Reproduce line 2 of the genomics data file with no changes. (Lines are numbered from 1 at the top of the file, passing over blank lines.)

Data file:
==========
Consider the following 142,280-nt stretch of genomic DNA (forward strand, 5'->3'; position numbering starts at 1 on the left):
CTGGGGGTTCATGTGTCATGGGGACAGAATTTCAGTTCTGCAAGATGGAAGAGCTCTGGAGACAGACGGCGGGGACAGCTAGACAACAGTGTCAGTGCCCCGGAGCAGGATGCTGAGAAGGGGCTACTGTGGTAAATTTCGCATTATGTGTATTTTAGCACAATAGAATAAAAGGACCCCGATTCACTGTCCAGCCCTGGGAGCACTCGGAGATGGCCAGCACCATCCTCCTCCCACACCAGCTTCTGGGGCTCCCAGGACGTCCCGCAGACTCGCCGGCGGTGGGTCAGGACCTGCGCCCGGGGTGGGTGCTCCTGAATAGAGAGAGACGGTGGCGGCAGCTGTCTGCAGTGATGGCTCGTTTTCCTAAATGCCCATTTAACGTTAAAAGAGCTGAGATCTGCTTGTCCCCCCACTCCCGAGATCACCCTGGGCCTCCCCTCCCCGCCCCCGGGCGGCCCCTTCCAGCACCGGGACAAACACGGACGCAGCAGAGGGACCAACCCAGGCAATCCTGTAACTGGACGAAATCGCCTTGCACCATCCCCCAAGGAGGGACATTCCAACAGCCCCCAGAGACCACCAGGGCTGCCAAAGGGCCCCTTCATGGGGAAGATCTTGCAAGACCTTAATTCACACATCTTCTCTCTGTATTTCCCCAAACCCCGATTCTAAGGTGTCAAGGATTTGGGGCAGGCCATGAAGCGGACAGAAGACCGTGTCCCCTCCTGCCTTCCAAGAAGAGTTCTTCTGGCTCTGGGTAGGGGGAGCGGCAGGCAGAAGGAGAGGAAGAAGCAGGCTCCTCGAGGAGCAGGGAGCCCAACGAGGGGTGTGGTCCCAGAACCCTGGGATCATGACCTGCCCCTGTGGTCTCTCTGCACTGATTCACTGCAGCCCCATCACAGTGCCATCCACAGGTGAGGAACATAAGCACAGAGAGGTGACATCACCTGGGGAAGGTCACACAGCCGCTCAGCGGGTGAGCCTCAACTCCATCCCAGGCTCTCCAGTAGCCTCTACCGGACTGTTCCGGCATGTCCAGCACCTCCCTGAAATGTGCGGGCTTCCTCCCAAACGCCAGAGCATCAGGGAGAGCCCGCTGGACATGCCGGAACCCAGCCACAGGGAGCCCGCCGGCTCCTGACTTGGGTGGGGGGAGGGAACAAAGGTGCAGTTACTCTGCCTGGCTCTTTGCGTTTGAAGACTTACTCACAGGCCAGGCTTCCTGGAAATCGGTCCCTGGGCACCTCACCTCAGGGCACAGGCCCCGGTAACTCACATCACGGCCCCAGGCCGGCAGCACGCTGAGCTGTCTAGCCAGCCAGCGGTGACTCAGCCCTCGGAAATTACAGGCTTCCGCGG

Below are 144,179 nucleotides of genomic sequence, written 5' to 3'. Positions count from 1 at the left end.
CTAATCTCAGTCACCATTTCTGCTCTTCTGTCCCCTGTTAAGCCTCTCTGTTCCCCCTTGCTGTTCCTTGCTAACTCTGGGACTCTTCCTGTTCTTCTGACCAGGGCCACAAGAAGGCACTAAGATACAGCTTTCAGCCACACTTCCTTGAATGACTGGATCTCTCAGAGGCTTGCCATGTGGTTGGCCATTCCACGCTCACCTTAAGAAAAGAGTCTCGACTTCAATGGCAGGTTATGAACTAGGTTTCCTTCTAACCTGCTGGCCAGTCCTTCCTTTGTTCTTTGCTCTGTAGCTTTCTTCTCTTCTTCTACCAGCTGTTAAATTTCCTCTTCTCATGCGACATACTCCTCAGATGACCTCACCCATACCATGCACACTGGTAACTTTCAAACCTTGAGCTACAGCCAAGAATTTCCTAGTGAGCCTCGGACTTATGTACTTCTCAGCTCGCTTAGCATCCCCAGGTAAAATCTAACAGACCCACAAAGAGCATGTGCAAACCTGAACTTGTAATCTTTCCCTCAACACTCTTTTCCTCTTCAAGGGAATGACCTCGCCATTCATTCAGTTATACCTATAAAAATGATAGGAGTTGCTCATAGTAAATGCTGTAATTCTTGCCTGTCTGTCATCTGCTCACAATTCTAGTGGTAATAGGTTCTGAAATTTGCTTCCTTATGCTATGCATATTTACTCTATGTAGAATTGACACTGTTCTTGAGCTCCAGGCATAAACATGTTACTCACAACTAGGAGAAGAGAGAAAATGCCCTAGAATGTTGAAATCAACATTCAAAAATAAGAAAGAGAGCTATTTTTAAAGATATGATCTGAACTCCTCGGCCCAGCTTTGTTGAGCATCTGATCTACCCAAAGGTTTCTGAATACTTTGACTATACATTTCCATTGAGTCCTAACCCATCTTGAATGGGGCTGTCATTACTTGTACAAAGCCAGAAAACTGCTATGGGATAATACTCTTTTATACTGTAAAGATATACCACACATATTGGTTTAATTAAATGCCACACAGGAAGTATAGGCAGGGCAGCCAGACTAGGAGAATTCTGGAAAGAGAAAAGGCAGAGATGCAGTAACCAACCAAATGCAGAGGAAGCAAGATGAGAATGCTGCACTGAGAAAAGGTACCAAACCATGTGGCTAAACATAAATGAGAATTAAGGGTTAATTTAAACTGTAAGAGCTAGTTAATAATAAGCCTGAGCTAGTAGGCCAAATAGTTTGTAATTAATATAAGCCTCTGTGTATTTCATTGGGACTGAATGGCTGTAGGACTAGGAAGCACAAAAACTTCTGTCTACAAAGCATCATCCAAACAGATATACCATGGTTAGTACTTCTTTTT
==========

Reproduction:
CTGGGGGTTCATGTGTCATGGGGACAGAATTTCAGTTCTGCAAGATGGAAGAGCTCTGGAGACAGACGGCGGGGACAGCTAGACAACAGTGTCAGTGCCCCGGAGCAGGATGCTGAGAAGGGGCTACTGTGGTAAATTTCGCATTATGTGTATTTTAGCACAATAGAATAAAAGGACCCCGATTCACTGTCCAGCCCTGGGAGCACTCGGAGATGGCCAGCACCATCCTCCTCCCACACCAGCTTCTGGGGCTCCCAGGACGTCCCGCAGACTCGCCGGCGGTGGGTCAGGACCTGCGCCCGGGGTGGGTGCTCCTGAATAGAGAGAGACGGTGGCGGCAGCTGTCTGCAGTGATGGCTCGTTTTCCTAAATGCCCATTTAACGTTAAAAGAGCTGAGATCTGCTTGTCCCCCCACTCCCGAGATCACCCTGGGCCTCCCCTCCCCGCCCCCGGGCGGCCCCTTCCAGCACCGGGACAAACACGGACGCAGCAGAGGGACCAACCCAGGCAATCCTGTAACTGGACGAAATCGCCTTGCACCATCCCCCAAGGAGGGACATTCCAACAGCCCCCAGAGACCACCAGGGCTGCCAAAGGGCCCCTTCATGGGGAAGATCTTGCAAGACCTTAATTCACACATCTTCTCTCTGTATTTCCCCAAACCCCGATTCTAAGGTGTCAAGGATTTGGGGCAGGCCATGAAGCGGACAGAAGACCGTGTCCCCTCCTGCCTTCCAAGAAGAGTTCTTCTGGCTCTGGGTAGGGGGAGCGGCAGGCAGAAGGAGAGGAAGAAGCAGGCTCCTCGAGGAGCAGGGAGCCCAACGAGGGGTGTGGTCCCAGAACCCTGGGATCATGACCTGCCCCTGTGGTCTCTCTGCACTGATTCACTGCAGCCCCATCACAGTGCCATCCACAGGTGAGGAACATAAGCACAGAGAGGTGACATCACCTGGGGAAGGTCACACAGCCGCTCAGCGGGTGAGCCTCAACTCCATCCCAGGCTCTCCAGTAGCCTCTACCGGACTGTTCCGGCATGTCCAGCACCTCCCTGAAATGTGCGGGCTTCCTCCCAAACGCCAGAGCATCAGGGAGAGCCCGCTGGACATGCCGGAACCCAGCCACAGGGAGCCCGCCGGCTCCTGACTTGGGTGGGGGGAGGGAACAAAGGTGCAGTTACTCTGCCTGGCTCTTTGCGTTTGAAGACTTACTCACAGGCCAGGCTTCCTGGAAATCGGTCCCTGGGCACCTCACCTCAGGGCACAGGCCCCGGTAACTCACATCACGGCCCCAGGCCGGCAGCACGCTGAGCTGTCTAGCCAGCCAGCGGTGACTCAGCCCTCGGAAATTACAGGCTTCCGCGG